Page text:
Don’t use pompous language in nonfiction book
Sometimes nonwriters who are experts in their field like to use pompous-sounding phrasing and sentence structures in their articles and emails. As the author of a nonfiction book for the layperson, you want to avoid such prose.
To a degree, such language really isn’t pompous at all; these experts are used to speaking that way in an academic environment where precision is important. Sometimes, precision requires the use of what others consider pompous wording.
Using phrasing and sentence structures that better match what you readers want is neither a bias against academia nor a dumbing down your writing. It is simply appraising and taking into consideration your readers’ needs and perspectives. This improves the book’s readability and helps earn you sales. For the very same reasons, journalists often are told to write to an eighth grade reading level.
The simple fact is that even if you are an expert in one field, having to read the expert-speak of those in other professions often is difficult to follow and sounds unnecessarily wordy.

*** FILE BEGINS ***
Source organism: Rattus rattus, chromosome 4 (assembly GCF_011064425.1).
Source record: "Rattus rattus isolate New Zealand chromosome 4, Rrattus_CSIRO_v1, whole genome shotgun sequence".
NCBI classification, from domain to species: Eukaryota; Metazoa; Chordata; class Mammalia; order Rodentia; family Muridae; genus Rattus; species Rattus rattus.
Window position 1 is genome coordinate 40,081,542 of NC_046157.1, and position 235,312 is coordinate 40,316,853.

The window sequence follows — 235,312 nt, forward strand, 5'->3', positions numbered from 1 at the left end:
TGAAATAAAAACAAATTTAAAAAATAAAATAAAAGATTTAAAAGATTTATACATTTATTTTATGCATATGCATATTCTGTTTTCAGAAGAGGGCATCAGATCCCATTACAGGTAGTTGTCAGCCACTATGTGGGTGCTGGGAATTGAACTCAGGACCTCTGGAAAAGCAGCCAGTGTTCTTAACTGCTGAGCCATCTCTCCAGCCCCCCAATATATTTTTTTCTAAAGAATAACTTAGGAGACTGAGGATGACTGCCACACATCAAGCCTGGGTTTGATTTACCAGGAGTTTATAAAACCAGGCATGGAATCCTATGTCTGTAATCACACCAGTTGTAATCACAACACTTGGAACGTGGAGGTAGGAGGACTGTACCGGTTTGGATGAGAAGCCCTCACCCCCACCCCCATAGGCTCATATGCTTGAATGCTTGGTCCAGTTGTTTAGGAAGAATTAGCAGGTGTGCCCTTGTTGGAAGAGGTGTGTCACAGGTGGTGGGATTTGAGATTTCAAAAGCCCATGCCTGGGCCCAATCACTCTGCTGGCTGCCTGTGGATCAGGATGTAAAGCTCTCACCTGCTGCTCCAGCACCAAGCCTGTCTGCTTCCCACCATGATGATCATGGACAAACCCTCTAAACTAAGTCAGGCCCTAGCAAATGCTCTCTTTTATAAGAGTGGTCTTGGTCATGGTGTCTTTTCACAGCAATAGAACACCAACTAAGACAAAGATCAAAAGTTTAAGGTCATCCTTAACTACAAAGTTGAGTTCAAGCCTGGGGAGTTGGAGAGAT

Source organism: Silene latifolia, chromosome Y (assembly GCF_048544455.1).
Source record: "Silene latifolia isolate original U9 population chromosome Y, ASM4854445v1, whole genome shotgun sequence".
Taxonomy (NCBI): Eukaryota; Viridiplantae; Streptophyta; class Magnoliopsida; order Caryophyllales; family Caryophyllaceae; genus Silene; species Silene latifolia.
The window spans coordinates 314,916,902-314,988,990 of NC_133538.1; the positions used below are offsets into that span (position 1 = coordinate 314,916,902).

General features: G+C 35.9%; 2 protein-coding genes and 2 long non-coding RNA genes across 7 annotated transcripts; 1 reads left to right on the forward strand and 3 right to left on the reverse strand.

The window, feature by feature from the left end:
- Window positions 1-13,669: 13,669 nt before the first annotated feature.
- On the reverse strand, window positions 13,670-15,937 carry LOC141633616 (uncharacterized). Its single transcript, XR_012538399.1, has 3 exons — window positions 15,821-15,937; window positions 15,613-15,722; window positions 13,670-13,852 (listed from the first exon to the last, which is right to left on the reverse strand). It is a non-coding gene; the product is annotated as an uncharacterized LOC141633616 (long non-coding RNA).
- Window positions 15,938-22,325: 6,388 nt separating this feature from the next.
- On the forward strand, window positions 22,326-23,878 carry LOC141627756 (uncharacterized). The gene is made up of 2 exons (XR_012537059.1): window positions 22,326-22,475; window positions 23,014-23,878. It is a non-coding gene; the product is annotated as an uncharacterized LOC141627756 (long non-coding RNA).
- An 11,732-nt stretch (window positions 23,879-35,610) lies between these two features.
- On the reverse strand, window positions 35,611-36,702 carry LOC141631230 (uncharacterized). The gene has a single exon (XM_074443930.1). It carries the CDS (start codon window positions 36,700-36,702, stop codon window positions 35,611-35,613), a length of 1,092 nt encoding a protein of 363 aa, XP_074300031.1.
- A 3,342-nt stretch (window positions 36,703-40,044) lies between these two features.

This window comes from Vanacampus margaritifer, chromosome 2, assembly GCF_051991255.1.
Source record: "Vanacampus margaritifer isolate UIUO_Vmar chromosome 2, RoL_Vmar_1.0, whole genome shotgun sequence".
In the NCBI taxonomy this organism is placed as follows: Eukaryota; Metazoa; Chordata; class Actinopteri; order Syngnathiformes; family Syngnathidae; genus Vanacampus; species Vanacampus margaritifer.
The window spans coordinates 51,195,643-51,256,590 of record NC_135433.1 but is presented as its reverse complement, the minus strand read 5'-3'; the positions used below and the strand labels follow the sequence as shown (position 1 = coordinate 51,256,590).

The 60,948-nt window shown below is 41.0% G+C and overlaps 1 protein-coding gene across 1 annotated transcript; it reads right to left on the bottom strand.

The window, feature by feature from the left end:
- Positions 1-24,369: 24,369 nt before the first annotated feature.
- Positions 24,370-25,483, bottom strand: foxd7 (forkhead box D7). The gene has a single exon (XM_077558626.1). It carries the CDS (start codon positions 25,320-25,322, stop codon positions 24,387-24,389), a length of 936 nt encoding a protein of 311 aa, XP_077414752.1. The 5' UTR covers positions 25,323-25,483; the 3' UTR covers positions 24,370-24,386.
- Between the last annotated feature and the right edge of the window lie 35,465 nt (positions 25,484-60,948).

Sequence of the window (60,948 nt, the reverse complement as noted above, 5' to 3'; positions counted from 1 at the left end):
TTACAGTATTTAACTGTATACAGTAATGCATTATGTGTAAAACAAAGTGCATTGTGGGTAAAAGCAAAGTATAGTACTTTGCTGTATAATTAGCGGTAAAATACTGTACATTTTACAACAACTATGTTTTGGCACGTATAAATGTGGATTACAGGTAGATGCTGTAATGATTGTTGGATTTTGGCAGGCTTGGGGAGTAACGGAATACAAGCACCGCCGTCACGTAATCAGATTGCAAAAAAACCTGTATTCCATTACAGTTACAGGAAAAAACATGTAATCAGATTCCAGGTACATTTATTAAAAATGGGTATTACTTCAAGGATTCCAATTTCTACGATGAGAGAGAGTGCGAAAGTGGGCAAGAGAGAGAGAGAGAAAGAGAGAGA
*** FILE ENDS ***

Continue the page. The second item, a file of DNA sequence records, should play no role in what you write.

For the example, the following paragraph carries a pretentious tone for many readers, simply because of word choice:
To ascertain the truth about the medication, doctors commenced an examination of the deceased who took it. They endeavored to determine whether or not patients purchased the medication while residing in regions recording high rates of carcinogens. Should patients have utilized the medication in such settings, then study of the medication’s alleged harmful effects would be terminated.
Instead, rewrite this so the language is more conversational sounding:
To find out the truth about the medication, doctors began examining the deceased who took it. They wanted to know whether or not patients purchased the medication while living in regions recording high rates of carcinogens. Should patients have used the medication in such settings, then study of its alleged harmful effects would end.
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